In every roundabout it works like this: First of all, there are no rules! If you don`t want to spend the rest of your life waiting in front of a roundabout, you have to enter it so fast, that other drivers think you would not be able to break, if they go now. If they think, you still could break, they just move before you.

So, as you can imagine, we felt a little better, when we finally got the chance to get an insurance for our car in Tehran (actually the first week we were driving without any car-insurance, because of Iranian holiday-time, we counldn`t get one). This personal driving experience in Iran contrasted a lot with what we had seen so far. If people give a shit about their environment, drive like complete egoistic idiots on the streets and then finally, when you meet them in person, turn out to be very friendly and sensitive human beings, that leaves you with some sort of confusion and we still couldn’t figure out, how these to sides of a medal fit togehter.

One more thing, to complete this Iranian traffic-chapter.

We regognized, that probably everybody, who is not used to the Iranian traffic and drives here for the first time, is going to face 5 different psychological stages – at least we went through these five:

1. Non-Believing and astonishment about the traffic
2. Annoyment and hate on other drivers
3. Desperation and gollows humor (Galgenhumor)
4. Resignition
5. Finally, if you like it or not: Adaption

So it might sound funny, how Iranians drive, but the sad fact is, that each year 22000 Iranians die in the traffic – 5 times the world average. What does the government do?

Nothing – chaos keeps people from thinking – is one theory, we heard. Oh . . . wait, their is one thing they do: The government is building speed bumps all over the country, which we think makes most of the time no sense at all. Maybe there is somebody in the government with a speed bump-company, otherwise we can`t explain this (excuse us) shit. They are everywhere, mostly not signed, so if you see them to late your car is (excuse us again) fucked. Once we didn`t see a speed bump and with 90 km/h our car was flying a meter over the streets :) For some reason nothing broke and we could continue our driving. Now you know all this, one more amusement: Ironically, the current president Ahmadinedschad has a Phd in traffic management. So, no wonder, that this works out as bad as the government in total.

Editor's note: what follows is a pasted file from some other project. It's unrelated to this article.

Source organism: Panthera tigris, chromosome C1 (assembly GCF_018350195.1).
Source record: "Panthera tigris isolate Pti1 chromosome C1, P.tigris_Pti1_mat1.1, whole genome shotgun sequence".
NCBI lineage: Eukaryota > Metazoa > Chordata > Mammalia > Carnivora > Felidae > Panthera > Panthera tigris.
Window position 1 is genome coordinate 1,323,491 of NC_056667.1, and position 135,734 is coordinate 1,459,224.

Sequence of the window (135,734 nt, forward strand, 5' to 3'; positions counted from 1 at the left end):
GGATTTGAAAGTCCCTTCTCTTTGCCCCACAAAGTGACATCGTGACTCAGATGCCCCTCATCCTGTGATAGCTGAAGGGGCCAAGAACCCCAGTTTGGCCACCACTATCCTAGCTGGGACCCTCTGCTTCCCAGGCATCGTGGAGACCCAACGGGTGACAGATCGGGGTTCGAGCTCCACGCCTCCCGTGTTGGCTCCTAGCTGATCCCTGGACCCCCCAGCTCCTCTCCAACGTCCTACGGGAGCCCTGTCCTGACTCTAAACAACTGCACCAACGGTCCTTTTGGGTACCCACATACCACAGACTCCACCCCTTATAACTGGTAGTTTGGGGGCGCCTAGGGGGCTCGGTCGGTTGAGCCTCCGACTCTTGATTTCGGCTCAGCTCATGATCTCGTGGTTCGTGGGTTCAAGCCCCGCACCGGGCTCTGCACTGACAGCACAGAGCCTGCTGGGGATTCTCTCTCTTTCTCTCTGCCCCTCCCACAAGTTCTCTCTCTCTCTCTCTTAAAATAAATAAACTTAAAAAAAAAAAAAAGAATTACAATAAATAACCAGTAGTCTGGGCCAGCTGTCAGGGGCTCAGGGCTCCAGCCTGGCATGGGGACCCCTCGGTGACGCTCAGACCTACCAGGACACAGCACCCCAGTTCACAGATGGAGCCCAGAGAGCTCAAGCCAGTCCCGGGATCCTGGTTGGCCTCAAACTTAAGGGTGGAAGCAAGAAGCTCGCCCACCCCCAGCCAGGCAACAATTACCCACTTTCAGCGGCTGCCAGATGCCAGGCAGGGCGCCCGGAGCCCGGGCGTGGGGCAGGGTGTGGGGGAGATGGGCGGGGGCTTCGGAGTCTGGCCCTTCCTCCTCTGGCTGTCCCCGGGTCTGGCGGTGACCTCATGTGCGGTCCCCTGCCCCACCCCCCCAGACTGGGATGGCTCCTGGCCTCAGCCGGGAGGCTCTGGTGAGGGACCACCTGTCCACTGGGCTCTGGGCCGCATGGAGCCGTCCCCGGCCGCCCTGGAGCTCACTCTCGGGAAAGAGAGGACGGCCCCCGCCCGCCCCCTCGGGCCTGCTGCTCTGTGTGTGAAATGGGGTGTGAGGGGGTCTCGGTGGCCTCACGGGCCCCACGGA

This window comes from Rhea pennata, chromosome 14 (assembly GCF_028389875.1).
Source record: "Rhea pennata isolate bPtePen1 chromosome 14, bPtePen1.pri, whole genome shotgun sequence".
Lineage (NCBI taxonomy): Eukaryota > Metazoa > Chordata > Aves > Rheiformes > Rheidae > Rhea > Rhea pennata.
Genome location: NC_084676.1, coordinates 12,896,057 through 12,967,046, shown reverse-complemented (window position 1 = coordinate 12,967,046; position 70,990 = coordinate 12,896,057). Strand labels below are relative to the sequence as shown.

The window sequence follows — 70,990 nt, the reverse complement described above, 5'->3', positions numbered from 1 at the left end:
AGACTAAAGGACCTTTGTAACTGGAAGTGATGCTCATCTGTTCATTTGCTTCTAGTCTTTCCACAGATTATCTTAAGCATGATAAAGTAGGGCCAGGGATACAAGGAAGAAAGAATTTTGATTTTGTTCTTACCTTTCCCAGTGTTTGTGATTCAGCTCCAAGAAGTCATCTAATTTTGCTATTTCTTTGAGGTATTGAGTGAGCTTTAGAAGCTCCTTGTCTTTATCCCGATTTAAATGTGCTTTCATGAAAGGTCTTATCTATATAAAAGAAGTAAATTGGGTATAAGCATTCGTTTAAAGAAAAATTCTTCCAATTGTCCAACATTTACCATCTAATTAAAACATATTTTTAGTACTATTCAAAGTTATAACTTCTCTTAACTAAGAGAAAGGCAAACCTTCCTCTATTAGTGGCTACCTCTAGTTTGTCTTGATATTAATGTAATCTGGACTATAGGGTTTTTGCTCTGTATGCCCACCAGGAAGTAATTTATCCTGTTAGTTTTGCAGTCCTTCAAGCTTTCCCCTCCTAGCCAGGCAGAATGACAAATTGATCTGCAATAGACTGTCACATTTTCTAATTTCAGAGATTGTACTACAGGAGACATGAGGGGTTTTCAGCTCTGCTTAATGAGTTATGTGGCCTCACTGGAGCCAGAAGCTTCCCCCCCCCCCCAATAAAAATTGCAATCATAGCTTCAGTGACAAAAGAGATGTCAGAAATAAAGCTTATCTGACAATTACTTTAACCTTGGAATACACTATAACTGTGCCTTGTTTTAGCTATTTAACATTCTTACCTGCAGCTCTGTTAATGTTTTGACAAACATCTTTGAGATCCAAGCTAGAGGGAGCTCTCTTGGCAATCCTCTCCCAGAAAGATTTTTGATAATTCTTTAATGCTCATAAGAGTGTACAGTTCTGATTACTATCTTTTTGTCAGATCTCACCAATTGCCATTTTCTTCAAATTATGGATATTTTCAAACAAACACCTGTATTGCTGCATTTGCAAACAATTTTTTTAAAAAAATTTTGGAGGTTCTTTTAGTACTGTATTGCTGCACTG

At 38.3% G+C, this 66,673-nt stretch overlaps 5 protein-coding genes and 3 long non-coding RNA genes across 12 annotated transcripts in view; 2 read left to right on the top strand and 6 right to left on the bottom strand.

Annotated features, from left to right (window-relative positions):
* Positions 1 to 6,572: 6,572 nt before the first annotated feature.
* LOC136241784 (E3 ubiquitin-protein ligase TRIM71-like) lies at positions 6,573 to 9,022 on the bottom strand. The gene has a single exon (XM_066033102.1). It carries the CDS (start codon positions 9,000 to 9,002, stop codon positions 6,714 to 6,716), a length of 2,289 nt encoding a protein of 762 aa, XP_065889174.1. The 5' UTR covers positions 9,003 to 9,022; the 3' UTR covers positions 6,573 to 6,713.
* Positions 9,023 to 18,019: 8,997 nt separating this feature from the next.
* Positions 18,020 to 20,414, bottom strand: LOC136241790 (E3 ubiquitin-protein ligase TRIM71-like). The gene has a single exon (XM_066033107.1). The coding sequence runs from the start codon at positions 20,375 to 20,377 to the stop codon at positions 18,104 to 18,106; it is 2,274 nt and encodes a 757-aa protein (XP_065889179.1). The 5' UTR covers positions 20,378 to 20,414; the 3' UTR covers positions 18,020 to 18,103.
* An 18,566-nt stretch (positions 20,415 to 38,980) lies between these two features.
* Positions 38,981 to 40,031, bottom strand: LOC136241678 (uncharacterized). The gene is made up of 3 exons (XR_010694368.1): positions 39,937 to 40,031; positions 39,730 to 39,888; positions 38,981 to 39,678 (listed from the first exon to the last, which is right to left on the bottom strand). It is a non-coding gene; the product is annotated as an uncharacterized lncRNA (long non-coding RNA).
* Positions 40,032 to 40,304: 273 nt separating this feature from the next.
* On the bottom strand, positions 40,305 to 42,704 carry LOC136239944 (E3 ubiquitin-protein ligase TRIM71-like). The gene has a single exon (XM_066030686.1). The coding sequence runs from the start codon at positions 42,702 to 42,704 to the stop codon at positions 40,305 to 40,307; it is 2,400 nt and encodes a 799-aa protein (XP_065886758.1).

Mentioning Ahmadinedschad, we have to loose some sentences about the political situation in Iran.
If we wouldn`t have known about the dictatorship before our journey, in the entire 3 weeks of travelling in Iran, we would have never regognized it. People on the streets are the nicest, most helpful and open-minded people you can imagine. If you are walking down Teherans big streets, you would not see so much differences to Germany, as you might think. Sure, woman have to wear a headscarf, but beside this, most young women wear make-up and western styled clothes and many of them just got their noses made (actually Iran has the highest rate of so calles nose-jobs in the world). People we met, told us, much of this outward appearance is a sign of protest. 25 years ago wearing a headscarf, which didn`t cover the hair of a womans entirely, would have had serious consequences for a female person. One example we heard of a friend is, that the police used to cut with a knife in the women arms for punishment. But now things are different. Step by step Iranians are breaking the rules and today most of the young women, you will see on the streets, just cover 70 percent of their head, so everybody is able to see their beautiful hair :) If the police would say something about it, a women will excuse and fix the headscarf „properly“. But since so many women are protesting in this way of dressing, mostly nobody says anything anymore.

But don`t misunderstand. The law in Iran is still very strict, but mostly (young) people don`t care. They (mostly in the cities) hold hands on the streets (punishment: can be death penalty, like it happend for one 15 years old girl in 2004), they bypass the censored internet-sites, they basically do all the things, young people in Europe are doing for fun (but most of them secretly). Most (young) people in the cities are not as much religious, as Europeans might think, most of them hate their government and want to get rid of it as soon as possible, most of them are just like you and me. The way, how these (young) people mistreating the repressing laws slowly, but surely, shows, in which direction Iran is going. But it is not easy. The government, or lets call it some fanatics, have the weapons in their hands and do not hesitate to use them against any opponent. With their believing, that fighting against every ciritcal person is in favour of Allah and a „worst case scenario“ of maybe getting killed one day by regime-opponents, but than going to paradise with 72 virgins, these fanatics have nothing to loose. Smart (young) Iranians on the streets do.